Friday, April 13, 2007

A Humble Attempt To Ease International Tension

I'll admit it, when I was younger I indulged in it quite a bit. I mean, all the other kids were doing it - I thought it would make me look cool. As I've gotten older, though, I've begun to regret it more and more.

I'm talking, of course, about anti-Americanism. Why? What did you think I meant?

The fact of the matter is, as I've read more and more history, I've come to the conclusion that anti-nationalism is about as inevitable as nationalism. If any country sticks their head over the parapet and proclaims "We're number one" a whole host of other countries will be just as likely to begin throwing number two.

As complicated as human lives are, with their unspoken motivations and constant myth-making, the lives of nations are even more so. It's very easy to emphasize what is most disliked and thus present a very unbalanced view of things. Yet few nations on Earth are not guilty of exactly the sorts of things they're most likely to condemn the United States for doing.

That's especially easy when the regime in question is as venal as the one currently toppling in Washington. Yet within each specific criticism is the answer to why it was made. "Zey're bullies" say the French, having never heard of Napoleon, and conveniently forgetting their own head-waiters as well. "Raging imperialists," the British might sniff, no doubt jealous, yet without a hint of irony. "Don't forget greedy," Canada might be eager to add, as it clings like cream (or scum) to the 100 mile strip above their common border, quietly slurping its economy northwards in exchange for abundant raw materials.

Each of these accusations may be true, but in making them much more has been revealed about the accuser than the accused. If I call a coworker "lazy", chances are it's to deflect attention from me, since I've been a little slack at my job, only he's been worse. At best, it's passive-aggressive, and when the best thing you can say about something is that it's passive-agressive, it's not that great.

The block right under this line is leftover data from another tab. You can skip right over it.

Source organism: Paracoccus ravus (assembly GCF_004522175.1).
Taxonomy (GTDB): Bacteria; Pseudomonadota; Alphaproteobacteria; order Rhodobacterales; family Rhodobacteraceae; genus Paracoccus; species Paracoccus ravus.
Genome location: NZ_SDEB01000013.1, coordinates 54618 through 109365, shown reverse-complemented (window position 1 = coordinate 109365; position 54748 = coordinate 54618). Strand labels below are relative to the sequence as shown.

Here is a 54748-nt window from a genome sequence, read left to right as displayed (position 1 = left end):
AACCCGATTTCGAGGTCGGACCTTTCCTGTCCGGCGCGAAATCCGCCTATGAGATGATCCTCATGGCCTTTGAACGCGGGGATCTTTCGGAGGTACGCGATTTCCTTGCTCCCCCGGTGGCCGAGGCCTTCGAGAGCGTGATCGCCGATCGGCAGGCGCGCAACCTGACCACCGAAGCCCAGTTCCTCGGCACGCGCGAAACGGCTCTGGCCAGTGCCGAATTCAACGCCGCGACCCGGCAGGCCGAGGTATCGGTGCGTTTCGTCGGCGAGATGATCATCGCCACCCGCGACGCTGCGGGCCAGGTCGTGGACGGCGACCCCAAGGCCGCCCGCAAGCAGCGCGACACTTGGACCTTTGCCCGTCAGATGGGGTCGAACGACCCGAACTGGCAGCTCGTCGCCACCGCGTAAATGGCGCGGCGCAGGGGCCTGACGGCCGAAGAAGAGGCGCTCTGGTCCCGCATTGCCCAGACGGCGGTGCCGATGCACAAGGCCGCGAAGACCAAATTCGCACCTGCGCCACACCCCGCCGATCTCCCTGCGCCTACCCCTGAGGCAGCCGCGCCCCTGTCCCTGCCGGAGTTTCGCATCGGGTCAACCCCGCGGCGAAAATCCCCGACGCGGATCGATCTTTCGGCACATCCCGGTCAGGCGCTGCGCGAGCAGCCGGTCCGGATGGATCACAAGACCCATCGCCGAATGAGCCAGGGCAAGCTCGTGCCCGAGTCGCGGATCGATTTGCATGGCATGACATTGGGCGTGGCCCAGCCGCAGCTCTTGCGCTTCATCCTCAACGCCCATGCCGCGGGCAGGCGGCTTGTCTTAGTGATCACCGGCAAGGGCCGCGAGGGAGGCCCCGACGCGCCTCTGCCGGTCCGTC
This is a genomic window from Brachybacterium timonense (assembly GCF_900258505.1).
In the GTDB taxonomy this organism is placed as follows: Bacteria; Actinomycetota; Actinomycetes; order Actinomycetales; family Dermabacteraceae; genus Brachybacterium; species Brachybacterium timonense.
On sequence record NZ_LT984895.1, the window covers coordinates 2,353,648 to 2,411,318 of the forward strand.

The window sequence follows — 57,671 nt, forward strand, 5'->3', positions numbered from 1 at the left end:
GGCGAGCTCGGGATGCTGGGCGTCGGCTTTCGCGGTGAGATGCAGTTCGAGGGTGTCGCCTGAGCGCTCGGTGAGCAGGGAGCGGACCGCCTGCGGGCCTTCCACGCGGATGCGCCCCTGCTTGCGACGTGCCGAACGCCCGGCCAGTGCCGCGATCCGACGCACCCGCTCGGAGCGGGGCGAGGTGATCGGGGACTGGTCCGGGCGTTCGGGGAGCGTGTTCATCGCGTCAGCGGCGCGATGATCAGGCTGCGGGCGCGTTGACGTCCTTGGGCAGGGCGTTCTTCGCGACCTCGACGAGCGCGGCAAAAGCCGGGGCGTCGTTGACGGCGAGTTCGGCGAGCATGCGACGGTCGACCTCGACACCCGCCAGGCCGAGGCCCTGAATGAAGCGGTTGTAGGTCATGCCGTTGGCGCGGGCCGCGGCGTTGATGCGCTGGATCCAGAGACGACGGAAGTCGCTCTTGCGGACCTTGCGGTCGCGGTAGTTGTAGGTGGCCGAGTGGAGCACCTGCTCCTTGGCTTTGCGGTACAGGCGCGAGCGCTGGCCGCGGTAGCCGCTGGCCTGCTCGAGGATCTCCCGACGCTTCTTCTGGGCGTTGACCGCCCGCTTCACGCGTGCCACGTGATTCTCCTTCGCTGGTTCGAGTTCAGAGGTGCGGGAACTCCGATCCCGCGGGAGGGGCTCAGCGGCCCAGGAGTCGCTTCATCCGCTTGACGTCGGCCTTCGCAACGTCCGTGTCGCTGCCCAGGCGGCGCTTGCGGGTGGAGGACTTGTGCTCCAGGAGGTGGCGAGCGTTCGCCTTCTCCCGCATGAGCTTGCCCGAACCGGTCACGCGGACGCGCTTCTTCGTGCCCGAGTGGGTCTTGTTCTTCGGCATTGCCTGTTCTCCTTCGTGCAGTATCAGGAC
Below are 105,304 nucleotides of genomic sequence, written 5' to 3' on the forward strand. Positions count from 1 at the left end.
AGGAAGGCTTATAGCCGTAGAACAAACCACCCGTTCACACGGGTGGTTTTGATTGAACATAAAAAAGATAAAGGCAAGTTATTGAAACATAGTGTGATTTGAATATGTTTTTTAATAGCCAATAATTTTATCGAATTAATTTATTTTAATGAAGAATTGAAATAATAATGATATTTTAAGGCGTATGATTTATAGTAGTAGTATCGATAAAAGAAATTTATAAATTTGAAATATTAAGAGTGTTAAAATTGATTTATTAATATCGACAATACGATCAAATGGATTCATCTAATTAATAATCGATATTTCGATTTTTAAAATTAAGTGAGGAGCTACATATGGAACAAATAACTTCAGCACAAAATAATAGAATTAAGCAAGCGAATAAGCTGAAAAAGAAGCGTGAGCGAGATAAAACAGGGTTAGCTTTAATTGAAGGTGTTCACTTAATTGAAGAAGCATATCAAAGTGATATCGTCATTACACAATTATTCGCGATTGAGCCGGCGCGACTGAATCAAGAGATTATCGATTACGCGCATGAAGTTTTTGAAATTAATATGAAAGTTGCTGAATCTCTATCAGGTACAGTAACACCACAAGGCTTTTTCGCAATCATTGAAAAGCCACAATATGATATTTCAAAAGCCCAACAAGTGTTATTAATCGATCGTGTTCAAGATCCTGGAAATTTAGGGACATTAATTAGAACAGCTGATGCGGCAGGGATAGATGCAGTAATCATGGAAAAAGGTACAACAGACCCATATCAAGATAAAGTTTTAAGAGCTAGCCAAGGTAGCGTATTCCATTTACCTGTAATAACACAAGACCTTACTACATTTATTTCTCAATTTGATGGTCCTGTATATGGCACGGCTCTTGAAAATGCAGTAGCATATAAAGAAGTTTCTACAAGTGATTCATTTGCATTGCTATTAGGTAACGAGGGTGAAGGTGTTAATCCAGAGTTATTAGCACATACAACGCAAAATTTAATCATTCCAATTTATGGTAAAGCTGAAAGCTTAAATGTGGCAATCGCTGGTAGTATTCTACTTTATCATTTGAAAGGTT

There may be bigotry in the United States but there is bigotry everywhere; Europeans are able to sit on their comfortable duffs and bitch today specifically because America has been relieving its previously medieval overcrowding for the last 200 years. The solution is in understanding, not name-calling.

It's easy for non-Americans to admire, say, FDR, without admiring the national circumstances which fostered him; it's even easier to criticize all of America for the indiscretions of a few politicians rather than the politicians themselves. Sure, there are over 62 million people who voted for George W. Bush in the last election, which leaves about 138 million who didn't.

In this day and age, when real problems threaten the lives of everyone on the planet, standing around pointing fingers at this one and that one really does get in the way of solutions. As I've always said, it doesn't matter who has caused a problem, so much as who fixes it, since we are all to blame, in our own way. That doesn't automatically absolve the guilty parties of their crime, but when the crime committed (be it terrorism, global warming, or whatever) is an equal threat to those who caused it, solutions are more important than accusations.

So, if you'll just pop my Nobel Peace Prize in the mail, that'd be lovely.

[BBC via Seumas]
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1 comment:

Seumas Gagne said...

Your prize is in the mail.